Artwork by Christian Schloe
by Cynthia Wands
A few months ago I read a wonderful account of Sarah Ruhl accepting the Steinberg Distinguished Playwright Award.
This was just a few weeks after the election results and I was fighting through hopelessness and fury. Not great companions – hopelessness and fury. They tend to fuel one another into that other sense: helplessness.
But her words have stayed with me the last few weeks:
“We write to extend the light of our minds into dark hollows. We write to create and model empathy in a ragged land. We write because our minds can always be free in the face of tyranny. ”
Through this turbulent period of time in our culture, I’m challenged to find that what I’m writing is of value. My humor, my sensibility, my quirks, all seem out of sync with what is happening in our country today, this afternoon, this evening.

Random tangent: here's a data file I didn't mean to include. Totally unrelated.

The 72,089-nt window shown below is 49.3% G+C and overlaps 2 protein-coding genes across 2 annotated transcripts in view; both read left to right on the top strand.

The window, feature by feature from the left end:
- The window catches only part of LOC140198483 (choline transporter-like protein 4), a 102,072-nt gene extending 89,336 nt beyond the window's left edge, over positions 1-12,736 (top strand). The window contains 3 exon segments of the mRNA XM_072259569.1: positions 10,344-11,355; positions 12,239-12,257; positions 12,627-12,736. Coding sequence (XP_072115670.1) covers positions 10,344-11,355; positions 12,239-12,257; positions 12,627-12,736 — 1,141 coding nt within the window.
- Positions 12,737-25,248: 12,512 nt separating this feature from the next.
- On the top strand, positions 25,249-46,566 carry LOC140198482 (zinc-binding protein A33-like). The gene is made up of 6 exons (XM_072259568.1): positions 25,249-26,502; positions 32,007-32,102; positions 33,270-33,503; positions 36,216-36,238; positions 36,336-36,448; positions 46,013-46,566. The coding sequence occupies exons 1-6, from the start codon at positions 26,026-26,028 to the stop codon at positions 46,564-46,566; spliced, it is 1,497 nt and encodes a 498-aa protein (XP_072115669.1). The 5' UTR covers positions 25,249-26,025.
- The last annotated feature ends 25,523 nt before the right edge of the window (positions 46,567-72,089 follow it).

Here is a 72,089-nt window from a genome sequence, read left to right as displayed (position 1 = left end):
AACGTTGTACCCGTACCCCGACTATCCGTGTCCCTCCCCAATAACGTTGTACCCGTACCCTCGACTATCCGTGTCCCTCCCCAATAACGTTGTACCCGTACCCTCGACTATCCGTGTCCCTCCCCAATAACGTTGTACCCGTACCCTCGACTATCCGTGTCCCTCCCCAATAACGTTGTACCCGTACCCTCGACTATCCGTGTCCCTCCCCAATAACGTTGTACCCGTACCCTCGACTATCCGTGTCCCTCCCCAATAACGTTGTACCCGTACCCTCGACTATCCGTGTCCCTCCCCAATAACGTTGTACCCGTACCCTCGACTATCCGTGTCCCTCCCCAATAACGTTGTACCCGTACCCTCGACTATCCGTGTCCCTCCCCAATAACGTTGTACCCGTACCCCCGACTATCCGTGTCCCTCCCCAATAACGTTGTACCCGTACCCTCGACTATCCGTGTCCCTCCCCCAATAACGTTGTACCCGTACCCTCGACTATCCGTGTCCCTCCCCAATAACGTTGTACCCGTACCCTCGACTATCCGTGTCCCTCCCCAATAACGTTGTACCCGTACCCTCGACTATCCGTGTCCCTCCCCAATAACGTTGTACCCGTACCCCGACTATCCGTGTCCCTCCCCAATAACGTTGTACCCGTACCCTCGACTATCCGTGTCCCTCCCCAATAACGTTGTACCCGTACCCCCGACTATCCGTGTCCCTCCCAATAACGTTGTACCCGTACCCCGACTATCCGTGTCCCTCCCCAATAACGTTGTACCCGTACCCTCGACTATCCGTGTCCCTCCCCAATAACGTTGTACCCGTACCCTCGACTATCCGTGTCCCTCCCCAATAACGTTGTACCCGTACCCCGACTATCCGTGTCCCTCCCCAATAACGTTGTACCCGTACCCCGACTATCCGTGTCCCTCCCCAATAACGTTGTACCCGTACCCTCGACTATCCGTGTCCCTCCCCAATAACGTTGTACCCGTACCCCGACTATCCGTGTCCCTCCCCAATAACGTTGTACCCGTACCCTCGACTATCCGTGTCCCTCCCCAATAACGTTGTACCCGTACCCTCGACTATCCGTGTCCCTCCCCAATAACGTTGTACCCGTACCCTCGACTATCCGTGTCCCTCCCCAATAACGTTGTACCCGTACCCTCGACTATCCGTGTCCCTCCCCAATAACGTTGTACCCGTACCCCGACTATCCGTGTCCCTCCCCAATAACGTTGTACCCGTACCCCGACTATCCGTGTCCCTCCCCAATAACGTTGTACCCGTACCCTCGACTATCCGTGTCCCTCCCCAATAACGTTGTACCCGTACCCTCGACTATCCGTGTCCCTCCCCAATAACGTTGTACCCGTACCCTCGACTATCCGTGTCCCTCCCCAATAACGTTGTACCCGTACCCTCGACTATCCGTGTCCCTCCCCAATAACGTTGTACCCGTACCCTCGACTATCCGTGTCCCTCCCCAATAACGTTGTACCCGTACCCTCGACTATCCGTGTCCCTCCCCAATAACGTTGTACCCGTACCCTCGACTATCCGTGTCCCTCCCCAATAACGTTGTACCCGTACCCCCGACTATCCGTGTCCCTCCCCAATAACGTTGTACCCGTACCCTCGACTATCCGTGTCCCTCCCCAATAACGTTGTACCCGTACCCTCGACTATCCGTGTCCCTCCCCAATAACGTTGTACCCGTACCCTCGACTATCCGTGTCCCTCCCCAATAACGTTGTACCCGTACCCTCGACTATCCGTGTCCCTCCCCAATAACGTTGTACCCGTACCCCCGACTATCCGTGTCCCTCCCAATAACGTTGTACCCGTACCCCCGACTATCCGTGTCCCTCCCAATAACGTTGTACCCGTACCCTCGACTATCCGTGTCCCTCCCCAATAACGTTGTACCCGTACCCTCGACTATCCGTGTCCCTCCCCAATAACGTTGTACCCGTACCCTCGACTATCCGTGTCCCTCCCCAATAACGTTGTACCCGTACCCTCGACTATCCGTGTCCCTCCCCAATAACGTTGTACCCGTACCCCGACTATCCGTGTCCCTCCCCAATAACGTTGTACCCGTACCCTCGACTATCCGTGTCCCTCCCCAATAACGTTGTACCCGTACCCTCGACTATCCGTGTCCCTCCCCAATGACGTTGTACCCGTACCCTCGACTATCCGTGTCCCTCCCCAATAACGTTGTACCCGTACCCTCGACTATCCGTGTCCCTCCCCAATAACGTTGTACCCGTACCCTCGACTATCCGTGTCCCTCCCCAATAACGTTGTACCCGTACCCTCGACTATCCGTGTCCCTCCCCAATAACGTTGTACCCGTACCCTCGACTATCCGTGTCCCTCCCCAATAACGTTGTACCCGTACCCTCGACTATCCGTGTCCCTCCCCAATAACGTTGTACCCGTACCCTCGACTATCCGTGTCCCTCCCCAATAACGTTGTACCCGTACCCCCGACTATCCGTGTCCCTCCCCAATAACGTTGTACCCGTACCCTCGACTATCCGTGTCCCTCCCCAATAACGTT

But, like most artists I know, I’ve always felt estranged from the mainstream culture – and so I’ll continue on this next writing project – not knowing if it really reflects this period of time we’re going through.
I did want to share one other piece of Sarah’s speech, that reflects the financial reality of today’s successful playwright:
“On the morning of the day when I heard about this award, I realized I was about to bounce a check I’d just made out to my babysitter. Walking to the bank to get her a money order, I thought, oh dear. That afternoon, on the phone, I learned of this award and wept with joy and surprise.”